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League of Legends director: LGBT characters will appear in the game ‘at some point’

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Riot’s Greg Street says it’s just a matter of time and finding the proper storytelling method

Riot Games

A couple of weeks ago at the Game Developers Conference, League of Legends design director Greg Street gave a talk on the constant struggle to balance an incredibly complex game like League. Before that talk, Polygon spoke with Street on a wide variety of topics, from class updates to upcoming champion redesigns.

During that conversation, we got onto the topic of the growing fandom surrounding different characters in League of Legends, and how some parts of the fan base may not see much representation in game yet. So will the game see champions who are openly identified as not straight? Street says yes, eventually.

“We owe it to the players and, I think, to the world to do something like that,” Street said. “What I don’t want to do is be like, ‘Okay, team, next character, whatever you do, has to be lesbian.’ I don’t think we’ll end up with something good there.... From the beginning, it has to be the character’s identity. I’m sure we’ll do it at some point. I don’t know which character or when it will happen.”

LGBT representation in character-based competitive games has become a hot issue recently. Last year’s new shooter from Blizzard, Overwatch, saw fans become very invested in characters as the developer hinted at various relationships and sexual preferences among them. Near the end of the year, an Overwatch comic revealed that fan-favorite character Tracer identifies as a lesbian.

While both Overwatch and League of Legends are multiplayer-focused with minimal in-game storytelling, both also feature extensive lore and backstory presented outside of the game by way of comics, short stories, animated short films and more. Street noted during our talk that he thought the way Overwatch did the Tracer reveal was “awesome,” and that it was likely any future LGBT characters in League would have their sexuality explored in a similarly out-of-game manner.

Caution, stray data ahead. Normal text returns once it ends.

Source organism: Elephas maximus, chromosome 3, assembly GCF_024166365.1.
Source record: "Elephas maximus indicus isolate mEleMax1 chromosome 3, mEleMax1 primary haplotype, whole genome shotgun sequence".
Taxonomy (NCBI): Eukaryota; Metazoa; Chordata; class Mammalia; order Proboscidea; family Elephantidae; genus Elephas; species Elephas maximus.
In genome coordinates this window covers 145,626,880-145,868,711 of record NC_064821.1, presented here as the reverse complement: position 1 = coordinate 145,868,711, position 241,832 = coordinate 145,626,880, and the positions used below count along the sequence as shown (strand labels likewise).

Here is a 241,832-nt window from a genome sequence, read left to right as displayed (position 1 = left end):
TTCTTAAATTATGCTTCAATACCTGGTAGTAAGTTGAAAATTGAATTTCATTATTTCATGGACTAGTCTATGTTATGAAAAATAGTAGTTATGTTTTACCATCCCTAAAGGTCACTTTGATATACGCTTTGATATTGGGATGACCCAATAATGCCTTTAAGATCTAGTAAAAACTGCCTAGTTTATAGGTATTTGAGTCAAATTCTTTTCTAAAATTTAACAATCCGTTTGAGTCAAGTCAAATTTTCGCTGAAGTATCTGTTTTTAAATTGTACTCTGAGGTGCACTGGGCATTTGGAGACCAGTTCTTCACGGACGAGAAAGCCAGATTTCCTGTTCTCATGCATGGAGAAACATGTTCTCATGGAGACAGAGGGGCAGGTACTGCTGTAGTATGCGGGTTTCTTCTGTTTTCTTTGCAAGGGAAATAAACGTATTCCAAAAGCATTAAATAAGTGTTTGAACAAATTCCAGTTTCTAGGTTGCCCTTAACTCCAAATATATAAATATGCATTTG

“You know, both League and Overwatch are global games,” he said. “There are countries whose laws around things that we consider pretty normal at this point in the U.S. are not the same way. One way you can get around stuff like that is by having some of the storytelling outside the game....

“There are times when it’s worth having that battle. We just have to be careful, because it’s not necessarily just about a game company taking on the government of some other country, which may be very exciting for players. It could end up with players in that region not being able to play a game, which may be striking a blow to those players. We don’t want to indirectly hurt players.”

For more on the present and future of League of Legends, check out Rift Herald, Polygon’s League fan site. We’ll be publishing our full interview with Greg Street there tomorrow.